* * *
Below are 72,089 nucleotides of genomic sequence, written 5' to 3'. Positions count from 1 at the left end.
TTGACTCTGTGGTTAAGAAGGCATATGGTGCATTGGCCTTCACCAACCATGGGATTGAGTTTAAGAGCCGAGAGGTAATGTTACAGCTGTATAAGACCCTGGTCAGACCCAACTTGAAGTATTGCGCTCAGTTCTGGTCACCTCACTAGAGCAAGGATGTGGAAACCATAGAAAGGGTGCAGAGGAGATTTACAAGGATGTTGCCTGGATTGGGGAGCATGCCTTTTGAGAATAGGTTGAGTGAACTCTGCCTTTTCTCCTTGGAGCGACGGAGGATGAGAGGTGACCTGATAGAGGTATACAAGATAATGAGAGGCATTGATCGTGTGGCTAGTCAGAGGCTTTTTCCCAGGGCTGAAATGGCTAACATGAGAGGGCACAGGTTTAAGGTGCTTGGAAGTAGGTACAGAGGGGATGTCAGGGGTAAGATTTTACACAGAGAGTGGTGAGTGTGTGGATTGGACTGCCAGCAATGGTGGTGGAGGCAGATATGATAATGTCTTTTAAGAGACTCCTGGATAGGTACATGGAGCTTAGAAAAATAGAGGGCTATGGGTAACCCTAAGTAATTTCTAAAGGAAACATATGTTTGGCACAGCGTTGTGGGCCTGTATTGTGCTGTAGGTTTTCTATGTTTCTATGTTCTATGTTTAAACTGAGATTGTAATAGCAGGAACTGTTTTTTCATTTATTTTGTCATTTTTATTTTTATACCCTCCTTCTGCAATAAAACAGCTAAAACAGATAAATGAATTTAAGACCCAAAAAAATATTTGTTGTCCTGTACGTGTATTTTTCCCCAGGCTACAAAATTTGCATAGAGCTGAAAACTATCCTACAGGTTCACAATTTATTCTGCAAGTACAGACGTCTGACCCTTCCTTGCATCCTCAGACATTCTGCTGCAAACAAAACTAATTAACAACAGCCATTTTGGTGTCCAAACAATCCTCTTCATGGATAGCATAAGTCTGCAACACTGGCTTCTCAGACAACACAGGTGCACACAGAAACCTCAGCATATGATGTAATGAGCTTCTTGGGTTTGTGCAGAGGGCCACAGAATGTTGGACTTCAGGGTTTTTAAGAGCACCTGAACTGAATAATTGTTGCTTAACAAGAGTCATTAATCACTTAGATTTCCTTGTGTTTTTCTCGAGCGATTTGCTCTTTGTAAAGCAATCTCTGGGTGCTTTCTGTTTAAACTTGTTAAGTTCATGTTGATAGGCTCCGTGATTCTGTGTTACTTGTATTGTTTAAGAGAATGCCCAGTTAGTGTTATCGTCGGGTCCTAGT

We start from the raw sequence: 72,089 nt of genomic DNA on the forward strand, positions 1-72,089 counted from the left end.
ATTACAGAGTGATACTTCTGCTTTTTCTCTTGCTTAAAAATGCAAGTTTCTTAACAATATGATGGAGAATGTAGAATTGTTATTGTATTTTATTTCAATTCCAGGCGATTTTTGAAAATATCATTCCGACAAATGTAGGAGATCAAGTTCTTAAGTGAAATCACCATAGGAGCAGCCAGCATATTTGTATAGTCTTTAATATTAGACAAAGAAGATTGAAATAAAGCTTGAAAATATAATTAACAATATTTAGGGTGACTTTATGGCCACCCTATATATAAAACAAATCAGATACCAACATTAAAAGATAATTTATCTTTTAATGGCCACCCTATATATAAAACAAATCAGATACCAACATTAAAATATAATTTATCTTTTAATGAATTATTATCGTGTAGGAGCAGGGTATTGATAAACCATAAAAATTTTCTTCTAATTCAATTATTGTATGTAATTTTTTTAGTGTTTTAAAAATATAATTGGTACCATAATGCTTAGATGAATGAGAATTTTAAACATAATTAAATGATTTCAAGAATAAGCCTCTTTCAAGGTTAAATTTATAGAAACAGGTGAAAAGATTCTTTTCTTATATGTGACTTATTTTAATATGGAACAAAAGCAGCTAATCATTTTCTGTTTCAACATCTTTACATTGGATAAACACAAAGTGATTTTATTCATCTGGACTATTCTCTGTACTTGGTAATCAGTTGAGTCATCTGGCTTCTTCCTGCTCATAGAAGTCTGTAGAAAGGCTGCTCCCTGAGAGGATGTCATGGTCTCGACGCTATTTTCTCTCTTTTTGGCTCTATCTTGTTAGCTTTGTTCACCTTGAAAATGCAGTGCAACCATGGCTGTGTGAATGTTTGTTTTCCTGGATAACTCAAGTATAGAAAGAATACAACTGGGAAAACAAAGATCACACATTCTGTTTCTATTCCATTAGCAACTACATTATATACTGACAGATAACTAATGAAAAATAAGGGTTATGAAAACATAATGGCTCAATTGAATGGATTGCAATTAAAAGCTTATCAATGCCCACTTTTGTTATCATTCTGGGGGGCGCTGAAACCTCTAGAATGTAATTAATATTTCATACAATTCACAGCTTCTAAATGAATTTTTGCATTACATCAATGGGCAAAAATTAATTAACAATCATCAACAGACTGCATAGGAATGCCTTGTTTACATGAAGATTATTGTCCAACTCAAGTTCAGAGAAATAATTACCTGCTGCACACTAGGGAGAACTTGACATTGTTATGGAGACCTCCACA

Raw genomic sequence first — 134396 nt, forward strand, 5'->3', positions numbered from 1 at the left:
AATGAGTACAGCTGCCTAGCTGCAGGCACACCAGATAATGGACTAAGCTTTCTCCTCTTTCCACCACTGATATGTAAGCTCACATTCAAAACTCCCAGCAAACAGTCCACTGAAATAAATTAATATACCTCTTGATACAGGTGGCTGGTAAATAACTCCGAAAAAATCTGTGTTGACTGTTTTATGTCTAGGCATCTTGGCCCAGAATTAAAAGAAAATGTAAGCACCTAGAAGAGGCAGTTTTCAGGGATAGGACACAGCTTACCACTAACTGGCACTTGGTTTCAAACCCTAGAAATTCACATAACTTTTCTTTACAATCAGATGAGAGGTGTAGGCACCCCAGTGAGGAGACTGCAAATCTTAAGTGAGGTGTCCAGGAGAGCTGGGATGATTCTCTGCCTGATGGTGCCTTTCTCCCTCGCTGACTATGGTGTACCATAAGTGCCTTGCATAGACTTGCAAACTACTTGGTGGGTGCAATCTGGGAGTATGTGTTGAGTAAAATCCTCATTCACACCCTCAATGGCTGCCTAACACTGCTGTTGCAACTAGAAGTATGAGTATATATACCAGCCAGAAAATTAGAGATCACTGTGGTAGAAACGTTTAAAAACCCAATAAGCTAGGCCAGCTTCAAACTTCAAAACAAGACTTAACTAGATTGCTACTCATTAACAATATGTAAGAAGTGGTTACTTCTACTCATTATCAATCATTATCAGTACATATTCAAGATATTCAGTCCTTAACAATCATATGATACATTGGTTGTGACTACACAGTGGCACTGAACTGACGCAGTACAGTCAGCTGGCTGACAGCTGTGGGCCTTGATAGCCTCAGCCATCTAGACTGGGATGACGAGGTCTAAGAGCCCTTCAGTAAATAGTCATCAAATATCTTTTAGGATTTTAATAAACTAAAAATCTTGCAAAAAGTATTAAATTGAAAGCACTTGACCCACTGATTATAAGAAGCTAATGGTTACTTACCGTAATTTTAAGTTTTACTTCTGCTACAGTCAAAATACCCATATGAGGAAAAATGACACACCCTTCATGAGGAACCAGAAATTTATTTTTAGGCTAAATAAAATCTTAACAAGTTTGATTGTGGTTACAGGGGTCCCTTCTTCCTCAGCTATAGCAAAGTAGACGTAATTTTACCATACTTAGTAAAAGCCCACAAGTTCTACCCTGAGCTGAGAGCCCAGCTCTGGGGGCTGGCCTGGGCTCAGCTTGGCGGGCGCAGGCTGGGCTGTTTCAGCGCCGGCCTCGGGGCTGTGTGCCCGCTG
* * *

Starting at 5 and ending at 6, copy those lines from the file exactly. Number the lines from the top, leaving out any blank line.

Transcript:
Raw genomic sequence first — 134396 nt, forward strand, 5'->3', positions numbered from 1 at the left:
AATGAGTACAGCTGCCTAGCTGCAGGCACACCAGATAATGGACTAAGCTTTCTCCTCTTTCCACCACTGATATGTAAGCTCACATTCAAAACTCCCAGCAAACAGTCCACTGAAATAAATTAATATACCTCTTGATACAGGTGGCTGGTAAATAACTCCGAAAAAATCTGTGTTGACTGTTTTATGTCTAGGCATCTTGGCCCAGAATTAAAAGAAAATGTAAGCACCTAGAAGAGGCAGTTTTCAGGGATAGGACACAGCTTACCACTAACTGGCACTTGGTTTCAAACCCTAGAAATTCACATAACTTTTCTTTACAATCAGATGAGAGGTGTAGGCACCCCAGTGAGGAGACTGCAAATCTTAAGTGAGGTGTCCAGGAGAGCTGGGATGATTCTCTGCCTGATGGTGCCTTTCTCCCTCGCTGACTATGGTGTACCATAAGTGCCTTGCATAGACTTGCAAACTACTTGGTGGGTGCAATCTGGGAGTATGTGTTGAGTAAAATCCTCATTCACACCCTCAATGGCTGCCTAACACTGCTGTTGCAACTAGAAGTATGAGTATATATACCAGCCAGAAAATTAGAGATCACTGTGGTAGAAACGTTTAAAAACCCAATAAGCTAGGCCAGCTTCAAACTTCAAAACAAGACTTAACTAGATTGCTACTCATTAACAATATGTAAGAAGTGGTTACTTCTACTCATTATCAATCATTATCAGTACATATTCAAGATATTCAGTCCTTAACAATCATATGATACATTGGTTGTGACTACACAGTGGCACTGAACTGACGCAGTACAGTCAGCTGGCTGACAGCTGTGGGCCTTGATAGCCTCAGCCATCTAGACTGGGATGACGAGGTCTAAGAGCCCTTCAGTAAATAGTCATCAAATATCTTTTAGGATTTTAATAAACTAAAAATCTTGCAAAAAGTATTAAATTGAAAGCACTTGACCCACTGATTATAAGAAGCTAATGGTTACTTACCGTAATTTTAAGTTTTACTTCTGCTACAGTCAAAATACCCATATGAGGAAAAATGACACACCCTTCATGAGGAACCAGAAATTTATTTTTAGGCTAAATAAAATCTTAACAAGTTTGATTGTGGTTACAGGGGTCCCTTCTTCCTCAGCTATAGCAAAGTAGACGTAATTTTACCATACTTAGTAAAAGCCCACAAGTTCTACCCTGAGCTGAGAGCCCAGCTCTGGGGGCTGGCCTGGGCTCAGCTTGGCGGGCGCAGGCTGGGCTGTTTCAGCGCCGGCCTCGGGGCTGTGTGCCCGCTG